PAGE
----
The March 18 issue of the New Yorker has two food-related articles. The first, Jane Kramer's riff on Bee Wilson’s Consider the Fork — a history book recently reviewed on Culinate — is a combination book review, critical essay, and personal memoir built around the history of food technology:
It’s been said that the kitchen was invented when cooking moved indoors. This was a long process. The first kitchens were solitary structures, built far enough from your house to contain a sudden fire. Then they moved to a courtyard, or to a room across the courtyard from where your family lived, and, eventually, like the big Roman-orgy kitchens, to the cellar. In any event, your food was at best tepid by the time it reached the table. It took millennia to bring kitchens safely to where they are now — at most, a pantry away from the dinner table.
The second, David Owen's article about Florida's deadly sinkholes, includes a section explaining how the planet’s aquifers — the source of much of our fresh water — will be adversely affected not just by our direct demands on them (for drinking water, agriculture, and the like) but by climate change.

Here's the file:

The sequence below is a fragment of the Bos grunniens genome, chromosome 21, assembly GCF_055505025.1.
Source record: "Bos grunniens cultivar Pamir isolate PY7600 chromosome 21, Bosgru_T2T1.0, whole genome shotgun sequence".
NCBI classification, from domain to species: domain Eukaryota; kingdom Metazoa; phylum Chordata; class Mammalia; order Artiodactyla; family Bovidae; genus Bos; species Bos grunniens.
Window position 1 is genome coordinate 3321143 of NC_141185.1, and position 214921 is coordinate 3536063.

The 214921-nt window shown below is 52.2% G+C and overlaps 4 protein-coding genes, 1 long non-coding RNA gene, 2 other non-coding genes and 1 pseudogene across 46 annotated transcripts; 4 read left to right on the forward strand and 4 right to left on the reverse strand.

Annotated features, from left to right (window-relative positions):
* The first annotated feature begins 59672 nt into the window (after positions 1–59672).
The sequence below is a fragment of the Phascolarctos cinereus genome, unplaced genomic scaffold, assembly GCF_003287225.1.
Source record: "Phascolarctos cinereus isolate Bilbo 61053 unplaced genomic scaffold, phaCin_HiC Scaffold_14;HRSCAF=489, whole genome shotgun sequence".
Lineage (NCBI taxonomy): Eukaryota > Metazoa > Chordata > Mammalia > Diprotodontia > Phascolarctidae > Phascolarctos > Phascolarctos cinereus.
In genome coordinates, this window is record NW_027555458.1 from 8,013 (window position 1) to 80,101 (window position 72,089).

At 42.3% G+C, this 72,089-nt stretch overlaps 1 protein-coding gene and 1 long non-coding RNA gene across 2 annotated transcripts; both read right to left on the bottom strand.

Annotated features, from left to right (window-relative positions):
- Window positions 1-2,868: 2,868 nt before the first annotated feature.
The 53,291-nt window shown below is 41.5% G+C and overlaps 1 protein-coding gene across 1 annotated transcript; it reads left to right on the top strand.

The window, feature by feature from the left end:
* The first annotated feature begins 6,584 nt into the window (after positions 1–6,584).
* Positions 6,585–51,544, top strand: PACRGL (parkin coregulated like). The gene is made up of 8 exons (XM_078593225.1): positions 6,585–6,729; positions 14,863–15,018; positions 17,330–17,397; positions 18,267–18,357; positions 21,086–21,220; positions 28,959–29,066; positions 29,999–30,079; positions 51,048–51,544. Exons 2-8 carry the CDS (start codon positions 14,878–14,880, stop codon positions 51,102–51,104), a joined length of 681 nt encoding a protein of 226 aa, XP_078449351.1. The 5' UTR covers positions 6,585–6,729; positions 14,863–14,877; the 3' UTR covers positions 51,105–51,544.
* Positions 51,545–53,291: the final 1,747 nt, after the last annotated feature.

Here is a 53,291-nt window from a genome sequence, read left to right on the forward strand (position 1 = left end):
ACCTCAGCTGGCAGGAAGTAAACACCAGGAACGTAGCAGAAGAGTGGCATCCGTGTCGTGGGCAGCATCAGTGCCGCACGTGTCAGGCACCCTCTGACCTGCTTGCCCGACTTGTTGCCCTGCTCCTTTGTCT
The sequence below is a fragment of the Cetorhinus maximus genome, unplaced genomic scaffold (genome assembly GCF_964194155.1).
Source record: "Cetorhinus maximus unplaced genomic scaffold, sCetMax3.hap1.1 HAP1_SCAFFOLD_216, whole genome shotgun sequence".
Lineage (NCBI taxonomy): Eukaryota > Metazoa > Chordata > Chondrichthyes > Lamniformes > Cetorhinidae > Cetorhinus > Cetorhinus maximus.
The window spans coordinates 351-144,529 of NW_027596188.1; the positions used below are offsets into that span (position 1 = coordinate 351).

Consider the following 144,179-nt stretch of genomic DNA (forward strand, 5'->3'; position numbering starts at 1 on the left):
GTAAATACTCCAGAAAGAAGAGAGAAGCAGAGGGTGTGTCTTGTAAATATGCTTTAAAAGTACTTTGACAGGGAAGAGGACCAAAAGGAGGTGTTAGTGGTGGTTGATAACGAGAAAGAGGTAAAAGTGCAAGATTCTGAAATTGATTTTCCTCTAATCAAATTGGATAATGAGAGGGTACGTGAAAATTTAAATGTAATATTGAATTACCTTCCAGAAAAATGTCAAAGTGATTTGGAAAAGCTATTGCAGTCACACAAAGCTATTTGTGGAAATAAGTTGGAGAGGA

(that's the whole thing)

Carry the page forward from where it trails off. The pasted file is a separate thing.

As the water goes, so does the land: “Farmland in some areas of California subsided more than 30 feet between the 1920s and the 1970s, as underlying aquifers were emptied.” And in Florida, empty aquifers can mean more sinkholes.
Flatbreads from around the continent
Beyond a supporting role
The great Sicilian-Neapolitan kitchen rivalry
Five ideas each month for eating better